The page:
How to Make Your Characters (Even the Evil Ones) Sympathetic

villain, vampire, evil, bad guy, antagonist, bloodOne of the books I forgot to mention yesterday was Write Your Novel in a Month – How to Complete a First Draft in 30 Days and What to Do Next by Jeff Gerke.

In his book Gerke lists some traits you can give your characters, even the evil ones, to make them more endearing to the reader.

By applying even one of these traits to your villain, you can at the very least round them out so that they’re not your stereotypical, flat, boring evil villain. Even Darth Vader appeared to have a code when it came to those he killed with his deadly Force grip. Except for that time when he actually turned into Darth Vader and pretty much slaughtered every Jedi he came across, when he became Darth Vader he only killed those who had failed him in some way.

The Selfless Hero

The person who is willing to put his or her needs above those of others. This is the person who lives out the words of Mr. Spock: “The needs of the many outweigh the needs of the few, or the one.”

The Heroic Hero

Portraying your character as courageous in some way will endear him or her to the reader. Especially if they display this courage for the benefit of someone else.

The Heroic Hero – Maximus from Gladiator

The Compassionate Hero

The person who is willing to reach out to another in need will be seen as someone to admire.

The Generous Hero

We can’t help but love someone who is willing to give of themselves, their time or their money to help others.

The Kind and Gentle Hero

Kindness and gentleness are admirable traits and, as with the generous hero, it’s nice to see someone being kind and gentle when there aren’t many people around to see it.

The Humble Hero

Most people don’t like braggarts, the person who needs to draw attention to him or herself. We tend to admire those who are humble, the person who doesn’t make a big deal when they’ve done something amazing or fantastic, who genuinely celebrates the successes of others, even when it’s at his or her expense, and who shuns the spotlight even when it’s rightfully theirs.

The Charming Hero

It’s hard not to like a charming, pleasant person. They’re fun to be around, they make us laugh and we feel good when we’re with them. Except, of course, when they’re being charming only on the surface. Beware of those who smile and pat you on the back, but really wish they could stab you in the back. If you want readers to like your character, don’t make him or her one of those who, as they say, their smiles don’t reach their eyes.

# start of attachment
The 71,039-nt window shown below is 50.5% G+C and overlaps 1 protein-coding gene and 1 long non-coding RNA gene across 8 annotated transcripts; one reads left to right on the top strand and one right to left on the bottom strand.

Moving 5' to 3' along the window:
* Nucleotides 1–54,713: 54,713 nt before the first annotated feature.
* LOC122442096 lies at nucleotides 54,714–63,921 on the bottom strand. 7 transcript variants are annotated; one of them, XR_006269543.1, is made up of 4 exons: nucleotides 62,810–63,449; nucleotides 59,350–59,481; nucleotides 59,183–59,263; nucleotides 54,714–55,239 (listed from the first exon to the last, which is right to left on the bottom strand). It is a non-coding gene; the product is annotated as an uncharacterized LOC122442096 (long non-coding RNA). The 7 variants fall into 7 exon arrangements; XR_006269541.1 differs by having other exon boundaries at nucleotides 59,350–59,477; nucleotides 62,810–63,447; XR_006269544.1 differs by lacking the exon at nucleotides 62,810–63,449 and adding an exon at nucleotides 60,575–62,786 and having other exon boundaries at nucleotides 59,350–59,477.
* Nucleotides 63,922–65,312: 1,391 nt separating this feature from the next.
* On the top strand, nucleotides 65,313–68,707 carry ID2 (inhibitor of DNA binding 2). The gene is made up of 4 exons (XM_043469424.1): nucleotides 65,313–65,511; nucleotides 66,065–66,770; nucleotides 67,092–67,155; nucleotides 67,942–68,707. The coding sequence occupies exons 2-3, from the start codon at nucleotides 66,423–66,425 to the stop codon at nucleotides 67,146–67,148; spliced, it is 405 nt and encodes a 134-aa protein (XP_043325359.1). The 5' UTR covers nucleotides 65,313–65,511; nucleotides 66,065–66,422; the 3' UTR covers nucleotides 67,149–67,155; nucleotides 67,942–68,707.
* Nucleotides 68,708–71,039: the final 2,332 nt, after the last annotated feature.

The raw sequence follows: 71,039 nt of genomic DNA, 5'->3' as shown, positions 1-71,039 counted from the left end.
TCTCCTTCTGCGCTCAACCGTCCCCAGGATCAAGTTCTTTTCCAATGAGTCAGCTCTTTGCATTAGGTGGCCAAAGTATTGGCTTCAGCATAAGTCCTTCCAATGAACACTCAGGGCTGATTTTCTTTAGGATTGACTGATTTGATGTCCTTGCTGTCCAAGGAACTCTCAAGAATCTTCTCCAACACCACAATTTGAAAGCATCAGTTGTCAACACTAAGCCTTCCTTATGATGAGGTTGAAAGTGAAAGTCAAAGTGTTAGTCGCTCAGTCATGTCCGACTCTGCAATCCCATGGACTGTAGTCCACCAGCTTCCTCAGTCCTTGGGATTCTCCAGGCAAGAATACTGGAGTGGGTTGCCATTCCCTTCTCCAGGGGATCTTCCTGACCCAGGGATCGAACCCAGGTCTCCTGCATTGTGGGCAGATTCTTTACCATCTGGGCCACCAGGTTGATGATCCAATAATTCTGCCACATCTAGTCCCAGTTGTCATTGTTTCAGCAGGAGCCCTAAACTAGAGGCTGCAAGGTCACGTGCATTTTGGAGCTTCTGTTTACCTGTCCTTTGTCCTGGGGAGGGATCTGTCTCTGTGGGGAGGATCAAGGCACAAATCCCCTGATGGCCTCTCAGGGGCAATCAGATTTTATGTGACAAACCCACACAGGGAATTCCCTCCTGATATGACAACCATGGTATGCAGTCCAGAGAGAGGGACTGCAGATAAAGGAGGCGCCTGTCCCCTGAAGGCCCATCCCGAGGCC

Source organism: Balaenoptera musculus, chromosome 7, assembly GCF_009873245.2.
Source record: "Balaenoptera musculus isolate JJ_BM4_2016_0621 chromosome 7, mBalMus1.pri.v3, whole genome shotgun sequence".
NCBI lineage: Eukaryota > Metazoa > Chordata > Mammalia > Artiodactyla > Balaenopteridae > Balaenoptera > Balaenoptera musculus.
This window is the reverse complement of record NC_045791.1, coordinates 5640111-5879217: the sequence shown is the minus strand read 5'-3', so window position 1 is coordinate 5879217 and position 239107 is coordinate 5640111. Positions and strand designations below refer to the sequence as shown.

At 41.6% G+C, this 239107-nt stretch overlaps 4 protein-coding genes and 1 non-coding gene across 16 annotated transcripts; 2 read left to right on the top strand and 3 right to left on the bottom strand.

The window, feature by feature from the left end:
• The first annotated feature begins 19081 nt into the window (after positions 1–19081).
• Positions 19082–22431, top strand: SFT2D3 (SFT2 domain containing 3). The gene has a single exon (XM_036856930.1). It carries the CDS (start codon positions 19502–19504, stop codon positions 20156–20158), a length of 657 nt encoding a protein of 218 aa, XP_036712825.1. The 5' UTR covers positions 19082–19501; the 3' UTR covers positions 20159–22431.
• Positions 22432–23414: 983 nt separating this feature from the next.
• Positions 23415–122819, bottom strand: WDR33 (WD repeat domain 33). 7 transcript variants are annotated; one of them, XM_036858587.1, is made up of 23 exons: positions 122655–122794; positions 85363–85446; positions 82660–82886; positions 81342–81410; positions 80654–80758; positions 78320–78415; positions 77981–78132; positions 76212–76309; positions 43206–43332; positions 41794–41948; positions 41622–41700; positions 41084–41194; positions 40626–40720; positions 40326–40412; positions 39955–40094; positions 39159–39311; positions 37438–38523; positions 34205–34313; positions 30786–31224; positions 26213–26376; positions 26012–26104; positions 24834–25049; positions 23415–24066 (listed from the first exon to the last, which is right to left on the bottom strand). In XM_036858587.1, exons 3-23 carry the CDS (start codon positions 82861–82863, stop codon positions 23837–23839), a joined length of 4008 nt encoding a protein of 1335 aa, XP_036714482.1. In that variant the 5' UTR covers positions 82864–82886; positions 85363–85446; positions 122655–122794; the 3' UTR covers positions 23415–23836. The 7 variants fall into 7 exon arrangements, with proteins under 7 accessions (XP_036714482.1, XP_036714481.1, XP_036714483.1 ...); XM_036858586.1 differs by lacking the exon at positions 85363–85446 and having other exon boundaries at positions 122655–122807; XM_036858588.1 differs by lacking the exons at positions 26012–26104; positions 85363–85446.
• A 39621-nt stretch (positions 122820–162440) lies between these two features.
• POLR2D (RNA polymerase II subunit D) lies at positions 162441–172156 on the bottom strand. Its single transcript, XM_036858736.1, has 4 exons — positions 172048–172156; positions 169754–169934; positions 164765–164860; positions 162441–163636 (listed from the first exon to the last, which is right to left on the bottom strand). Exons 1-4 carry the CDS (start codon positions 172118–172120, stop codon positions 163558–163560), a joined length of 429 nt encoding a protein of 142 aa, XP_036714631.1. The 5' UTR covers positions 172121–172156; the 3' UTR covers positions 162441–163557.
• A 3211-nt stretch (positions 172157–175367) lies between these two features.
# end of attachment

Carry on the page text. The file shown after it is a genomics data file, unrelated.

The Principled Hero

Even villains have some kind of code or line they won’t cross. Or they should, if you don’t want them to be just another mustache-twirling, dyed in the black wool type of villain. A principled hero will not violate his or her code no matter what the reasons or the cost to themselves. Even if what the character does is something we might not do ourselves, like going out of our way to find out who dropped a hundred-dollar bill in a crowded mall, we will admire the person who does so.

The Smart Hero

The Smart Hero – Sherlock Holmes from Sherlock

We tend to like or at least admire people who are good at what they do. People who are intelligent (if they’re not arrogant about it, of course), are often admired because they’re usually the ones who can make sense of or see the pattern in the chaotic muddle we call existence. They don’t have to have huge IQ’s, but they usually are able to figure out a way to win. You could argue that Holmes is a bit arrogant when it comes to his towering intellect, but he’s so darn charming about it. 😉

The Sympathetic Hero

The hero who has suffered some kind of loss, injustice or defeat will usually garner our sympathy. There’s a reasons most fairy tales and Disney movies feature protagonists who have lost a parent, parents or, in the case of Marlin in Finding Nemo, his wife and all of his clownfish eggs but one. Or, even if the hero isn’t a literal orphan, you can show him or her being rejected by those around them.

Write Your Novel in a Month by Jeff Gerke

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